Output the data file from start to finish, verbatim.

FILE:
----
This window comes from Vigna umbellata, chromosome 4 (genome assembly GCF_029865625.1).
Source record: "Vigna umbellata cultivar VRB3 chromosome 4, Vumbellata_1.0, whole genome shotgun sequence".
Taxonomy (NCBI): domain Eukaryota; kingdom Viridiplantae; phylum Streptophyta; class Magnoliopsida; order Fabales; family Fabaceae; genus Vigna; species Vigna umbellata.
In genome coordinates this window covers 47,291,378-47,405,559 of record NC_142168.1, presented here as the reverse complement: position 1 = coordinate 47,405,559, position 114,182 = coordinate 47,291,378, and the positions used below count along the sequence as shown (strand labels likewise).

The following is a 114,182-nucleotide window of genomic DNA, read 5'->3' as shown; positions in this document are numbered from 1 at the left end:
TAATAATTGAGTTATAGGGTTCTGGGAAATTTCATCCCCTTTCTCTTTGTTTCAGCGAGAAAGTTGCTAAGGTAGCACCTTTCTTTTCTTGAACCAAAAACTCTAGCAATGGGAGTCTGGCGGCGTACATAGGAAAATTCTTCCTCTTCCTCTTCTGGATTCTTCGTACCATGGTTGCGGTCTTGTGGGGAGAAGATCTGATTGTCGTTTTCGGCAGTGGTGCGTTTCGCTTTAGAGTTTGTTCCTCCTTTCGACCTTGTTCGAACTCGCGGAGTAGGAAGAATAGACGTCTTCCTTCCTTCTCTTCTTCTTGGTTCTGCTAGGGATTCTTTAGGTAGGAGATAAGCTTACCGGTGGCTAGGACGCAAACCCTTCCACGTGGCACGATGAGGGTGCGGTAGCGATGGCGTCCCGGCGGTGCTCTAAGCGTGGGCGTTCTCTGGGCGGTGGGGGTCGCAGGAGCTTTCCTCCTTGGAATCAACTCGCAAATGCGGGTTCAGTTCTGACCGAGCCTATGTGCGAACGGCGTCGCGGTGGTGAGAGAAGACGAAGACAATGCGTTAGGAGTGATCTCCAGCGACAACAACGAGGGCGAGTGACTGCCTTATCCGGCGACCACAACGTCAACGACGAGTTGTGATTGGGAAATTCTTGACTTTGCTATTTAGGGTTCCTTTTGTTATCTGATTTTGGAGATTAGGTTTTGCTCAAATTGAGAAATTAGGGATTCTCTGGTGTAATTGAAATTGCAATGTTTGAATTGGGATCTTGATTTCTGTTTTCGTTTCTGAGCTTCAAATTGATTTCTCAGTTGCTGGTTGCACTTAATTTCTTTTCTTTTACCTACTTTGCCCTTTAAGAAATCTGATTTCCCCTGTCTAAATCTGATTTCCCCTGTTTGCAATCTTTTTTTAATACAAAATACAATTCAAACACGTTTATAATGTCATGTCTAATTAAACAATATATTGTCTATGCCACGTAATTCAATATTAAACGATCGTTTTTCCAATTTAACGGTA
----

This window comes from Vigna umbellata, chromosome 4 (genome assembly GCF_029865625.1).
Source record: "Vigna umbellata cultivar VRB3 chromosome 4, Vumbellata_1.0, whole genome shotgun sequence".
Taxonomy (NCBI): domain Eukaryota; kingdom Viridiplantae; phylum Streptophyta; class Magnoliopsida; order Fabales; family Fabaceae; genus Vigna; species Vigna umbellata.
In genome coordinates this window covers 47,291,378-47,405,559 of record NC_142168.1, presented here as the reverse complement: position 1 = coordinate 47,405,559, position 114,182 = coordinate 47,291,378, and the positions used below count along the sequence as shown (strand labels likewise).

The following is a 114,182-nucleotide window of genomic DNA, read 5'->3' as shown; positions in this document are numbered from 1 at the left end:
TAATAATTGAGTTATAGGGTTCTGGGAAATTTCATCCCCTTTCTCTTTGTTTCAGCGAGAAAGTTGCTAAGGTAGCACCTTTCTTTTCTTGAACCAAAAACTCTAGCAATGGGAGTCTGGCGGCGTACATAGGAAAATTCTTCCTCTTCCTCTTCTGGATTCTTCGTACCATGGTTGCGGTCTTGTGGGGAGAAGATCTGATTGTCGTTTTCGGCAGTGGTGCGTTTCGCTTTAGAGTTTGTTCCTCCTTTCGACCTTGTTCGAACTCGCGGAGTAGGAAGAATAGACGTCTTCCTTCCTTCTCTTCTTCTTGGTTCTGCTAGGGATTCTTTAGGTAGGAGATAAGCTTACCGGTGGCTAGGACGCAAACCCTTCCACGTGGCACGATGAGGGTGCGGTAGCGATGGCGTCCCGGCGGTGCTCTAAGCGTGGGCGTTCTCTGGGCGGTGGGGGTCGCAGGAGCTTTCCTCCTTGGAATCAACTCGCAAATGCGGGTTCAGTTCTGACCGAGCCTATGTGCGAACGGCGTCGCGGTGGTGAGAGAAGACGAAGACAATGCGTTAGGAGTGATCTCCAGCGACAACAACGAGGGCGAGTGACTGCCTTATCCGGCGACCACAACGTCAACGACGAGTTGTGATTGGGAAATTCTTGACTTTGCTATTTAGGGTTCCTTTTGTTATCTGATTTTGGAGATTAGGTTTTGCTCAAATTGAGAAATTAGGGATTCTCTGGTGTAATTGAAATTGCAATGTTTGAATTGGGATCTTGATTTCTGTTTTCGTTTCTGAGCTTCAAATTGATTTCTCAGTTGCTGGTTGCACTTAATTTCTTTTCTTTTACCTACTTTGCCCTTTAAGAAATCTGATTTCCCCTGTCTAAATCTGATTTCCCCTGTTTGCAATCTTTTTTTAATACAAAATACAATTCAAACACGTTTATAATGTCATGTCTAATTAAACAATATATTGTCTATGCCACGTAATTCAATATTAAACGATCGTTTTTCCAATTTAACGGTA